It's November 26th, and you have set a goal to have three books published by the end of 2013.  You finally are able to get a word processing program for your computer, but find the help menu to be well, less than helpful.  I think if you were a computer wonder like my honey was you could make it work.  Simply put...don't have those skills.

What do you do when frustration and impatience threaten to turn your day to gray?  What is the proverbial straw that broke the camel's back in your life.  You know, a camel with a heavy, heavier, heaviest load that finally goes sprawling from one last tiny straw.

I feel as though I'm quite capable of handling the enormous challenges that I'm often handed by life.  I can cope with, face, and handle effectively the very worst that life can give.  Then it's the tiniest thing that pushes me over the edge.  Clean clothes that slide out of my hands to a dirty floor.  My cat's trying to kill each other at night...on top of me!  Trying to publish 3 novels in one year and having every single type of clerical challenge imaginable. 

So back to my question.  How do we cope with not the great big life hardships (death, financial ruin, divorce, child's disability, spouse's disability, etc. etc.) but with things like dropping and breaking a dish that belong to great-granny.  Struggling with a Word Processing program that is NOT user friendly to a 57 year old lady who quit using computers professionally in 1993.

These are my go-to's.  I read something uplifting to my spirit.  I pray.  I focus on my blessings, and remind myself of what they are.  I watch something that makes me laugh...deeply from my belly.  I read a good book.  For me that's one that includes romance, and possibly mystery.  I visit friends or family.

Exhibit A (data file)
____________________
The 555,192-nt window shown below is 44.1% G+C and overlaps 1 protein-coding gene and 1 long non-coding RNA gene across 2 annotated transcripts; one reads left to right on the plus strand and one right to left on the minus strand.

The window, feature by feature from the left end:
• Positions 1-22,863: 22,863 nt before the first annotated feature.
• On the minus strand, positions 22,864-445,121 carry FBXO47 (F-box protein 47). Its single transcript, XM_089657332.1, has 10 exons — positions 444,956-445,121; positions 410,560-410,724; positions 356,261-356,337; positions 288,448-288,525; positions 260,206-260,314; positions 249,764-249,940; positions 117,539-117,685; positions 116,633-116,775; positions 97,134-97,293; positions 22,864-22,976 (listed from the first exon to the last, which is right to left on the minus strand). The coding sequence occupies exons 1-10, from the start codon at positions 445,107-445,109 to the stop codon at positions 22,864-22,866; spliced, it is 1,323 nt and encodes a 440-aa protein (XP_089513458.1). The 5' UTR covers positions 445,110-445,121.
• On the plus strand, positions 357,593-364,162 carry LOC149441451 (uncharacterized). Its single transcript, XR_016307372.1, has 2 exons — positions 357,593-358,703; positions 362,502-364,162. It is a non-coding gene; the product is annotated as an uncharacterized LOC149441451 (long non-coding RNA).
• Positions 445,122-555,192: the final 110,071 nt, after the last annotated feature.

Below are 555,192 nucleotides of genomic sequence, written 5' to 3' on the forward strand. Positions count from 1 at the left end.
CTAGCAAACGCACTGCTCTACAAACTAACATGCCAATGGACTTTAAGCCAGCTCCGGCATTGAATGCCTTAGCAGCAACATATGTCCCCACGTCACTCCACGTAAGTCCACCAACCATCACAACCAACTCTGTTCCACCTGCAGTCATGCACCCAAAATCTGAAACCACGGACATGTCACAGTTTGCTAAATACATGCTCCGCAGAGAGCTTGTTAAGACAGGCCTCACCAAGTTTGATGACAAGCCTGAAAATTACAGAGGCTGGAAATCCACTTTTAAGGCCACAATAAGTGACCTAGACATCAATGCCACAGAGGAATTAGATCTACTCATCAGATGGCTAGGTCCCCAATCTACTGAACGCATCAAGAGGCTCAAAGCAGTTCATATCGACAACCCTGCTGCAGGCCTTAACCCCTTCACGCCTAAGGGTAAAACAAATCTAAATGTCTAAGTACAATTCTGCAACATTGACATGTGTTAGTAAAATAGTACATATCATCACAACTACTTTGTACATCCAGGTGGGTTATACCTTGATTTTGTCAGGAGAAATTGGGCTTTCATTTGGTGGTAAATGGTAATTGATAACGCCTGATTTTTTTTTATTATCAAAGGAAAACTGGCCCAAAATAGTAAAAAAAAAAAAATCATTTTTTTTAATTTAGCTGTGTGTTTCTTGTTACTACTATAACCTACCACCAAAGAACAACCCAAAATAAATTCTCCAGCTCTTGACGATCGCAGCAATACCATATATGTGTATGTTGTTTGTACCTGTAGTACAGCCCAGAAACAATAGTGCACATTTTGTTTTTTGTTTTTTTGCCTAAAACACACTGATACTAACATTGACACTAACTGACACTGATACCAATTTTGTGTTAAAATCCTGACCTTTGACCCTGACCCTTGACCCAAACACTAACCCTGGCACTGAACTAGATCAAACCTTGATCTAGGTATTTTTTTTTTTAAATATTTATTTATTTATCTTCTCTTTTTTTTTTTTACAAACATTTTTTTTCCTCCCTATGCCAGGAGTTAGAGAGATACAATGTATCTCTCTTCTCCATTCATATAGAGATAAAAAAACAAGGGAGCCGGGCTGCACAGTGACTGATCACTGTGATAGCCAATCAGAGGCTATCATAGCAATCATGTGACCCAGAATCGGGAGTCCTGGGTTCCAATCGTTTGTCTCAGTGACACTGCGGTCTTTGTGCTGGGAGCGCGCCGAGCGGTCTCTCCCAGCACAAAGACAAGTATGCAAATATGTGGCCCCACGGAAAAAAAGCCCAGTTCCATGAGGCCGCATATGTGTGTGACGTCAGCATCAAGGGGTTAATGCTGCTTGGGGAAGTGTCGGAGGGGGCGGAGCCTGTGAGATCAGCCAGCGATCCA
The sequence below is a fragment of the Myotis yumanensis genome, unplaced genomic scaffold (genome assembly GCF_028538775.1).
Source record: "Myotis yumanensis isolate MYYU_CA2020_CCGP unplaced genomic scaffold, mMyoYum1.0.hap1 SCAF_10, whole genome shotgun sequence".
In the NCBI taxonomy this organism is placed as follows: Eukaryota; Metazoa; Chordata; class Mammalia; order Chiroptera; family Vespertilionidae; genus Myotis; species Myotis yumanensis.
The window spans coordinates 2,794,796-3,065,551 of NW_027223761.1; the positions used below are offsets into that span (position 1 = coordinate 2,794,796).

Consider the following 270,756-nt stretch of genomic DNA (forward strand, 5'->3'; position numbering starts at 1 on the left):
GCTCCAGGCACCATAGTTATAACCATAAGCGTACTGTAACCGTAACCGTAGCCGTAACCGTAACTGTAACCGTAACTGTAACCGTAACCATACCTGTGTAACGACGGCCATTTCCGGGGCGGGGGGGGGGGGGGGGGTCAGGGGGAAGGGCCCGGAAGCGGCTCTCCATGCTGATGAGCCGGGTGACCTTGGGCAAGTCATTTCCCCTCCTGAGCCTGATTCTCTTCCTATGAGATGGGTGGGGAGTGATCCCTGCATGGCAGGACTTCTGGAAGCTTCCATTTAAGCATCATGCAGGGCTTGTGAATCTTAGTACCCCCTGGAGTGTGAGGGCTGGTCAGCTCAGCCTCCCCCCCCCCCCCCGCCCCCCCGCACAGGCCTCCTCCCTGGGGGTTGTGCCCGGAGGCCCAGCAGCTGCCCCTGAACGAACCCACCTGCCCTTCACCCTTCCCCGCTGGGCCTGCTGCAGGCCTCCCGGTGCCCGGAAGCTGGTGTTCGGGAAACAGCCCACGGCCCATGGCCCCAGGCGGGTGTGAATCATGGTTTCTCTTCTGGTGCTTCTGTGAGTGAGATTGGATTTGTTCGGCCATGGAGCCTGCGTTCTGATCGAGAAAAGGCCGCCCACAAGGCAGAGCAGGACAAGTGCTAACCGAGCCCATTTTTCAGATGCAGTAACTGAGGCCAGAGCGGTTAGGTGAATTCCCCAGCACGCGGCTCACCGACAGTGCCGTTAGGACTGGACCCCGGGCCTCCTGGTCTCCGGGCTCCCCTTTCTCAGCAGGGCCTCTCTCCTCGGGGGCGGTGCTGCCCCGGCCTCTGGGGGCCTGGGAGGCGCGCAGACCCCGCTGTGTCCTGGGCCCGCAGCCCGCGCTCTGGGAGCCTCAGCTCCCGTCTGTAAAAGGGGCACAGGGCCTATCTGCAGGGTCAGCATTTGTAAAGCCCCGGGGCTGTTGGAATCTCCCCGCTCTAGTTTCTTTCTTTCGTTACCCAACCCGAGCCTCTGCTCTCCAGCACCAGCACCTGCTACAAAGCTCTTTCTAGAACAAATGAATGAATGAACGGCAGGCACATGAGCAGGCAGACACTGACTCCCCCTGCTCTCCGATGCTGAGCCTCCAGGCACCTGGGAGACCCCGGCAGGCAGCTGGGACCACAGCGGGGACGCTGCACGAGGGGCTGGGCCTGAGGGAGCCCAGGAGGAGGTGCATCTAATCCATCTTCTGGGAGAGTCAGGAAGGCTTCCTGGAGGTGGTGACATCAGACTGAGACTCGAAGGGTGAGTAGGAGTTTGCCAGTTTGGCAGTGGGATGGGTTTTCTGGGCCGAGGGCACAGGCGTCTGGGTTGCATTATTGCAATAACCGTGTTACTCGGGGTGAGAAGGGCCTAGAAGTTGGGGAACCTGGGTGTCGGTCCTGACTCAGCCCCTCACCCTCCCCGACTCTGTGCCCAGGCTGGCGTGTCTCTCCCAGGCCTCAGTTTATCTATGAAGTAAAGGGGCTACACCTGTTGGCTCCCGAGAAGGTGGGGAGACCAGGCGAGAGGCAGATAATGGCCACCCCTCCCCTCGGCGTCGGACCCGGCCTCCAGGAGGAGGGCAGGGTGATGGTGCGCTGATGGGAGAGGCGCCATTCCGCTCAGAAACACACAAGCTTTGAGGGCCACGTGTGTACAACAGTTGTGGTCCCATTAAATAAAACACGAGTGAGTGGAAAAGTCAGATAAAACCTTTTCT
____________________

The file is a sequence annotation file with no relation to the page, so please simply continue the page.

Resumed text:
The hardest coping strategy for me is probably to just sit still.  That's right, not moving, not pulling my thoughts into alignment.  Allowing my thoughts to drift, backward, forward, sideways, and seeing where those thoughts will take me.

Writing a blog post is another way that gives me strength.  Venting, talking about the current frustration of my life, suddenly things seem more clear, and I can chuckle a bit at myself (the type of laugh that reminds you that we all are human and make mistakes) and then move forward again.

Friday, November 22, 2013

Accountability, Duty

It was a difficult job for me.  Financial work was definitely not my area of strength.  Everyday I would think to myself, "How on earth did a people person like myself windup Executive Secretary of FINANCE?"  I made many mistakes as I learned what the duties of my job were.  In my little office I would close the door and pray for help many times a day.  Stubbornly my mind kept eschewing the ideas.

One day I made a foolish mistake.  It wasn't something that caused any repercussions for my employers.  I could have made excuses (and there were valid reasons for my mistake). I explained the situation to my husband and asked him what I should do.  His response was excellent and I still use the advice  now, 25 years later.  "Don't make excuses.  Say, I'm sorry that I made this mistake. I corrected my error quickly and it will not happen again."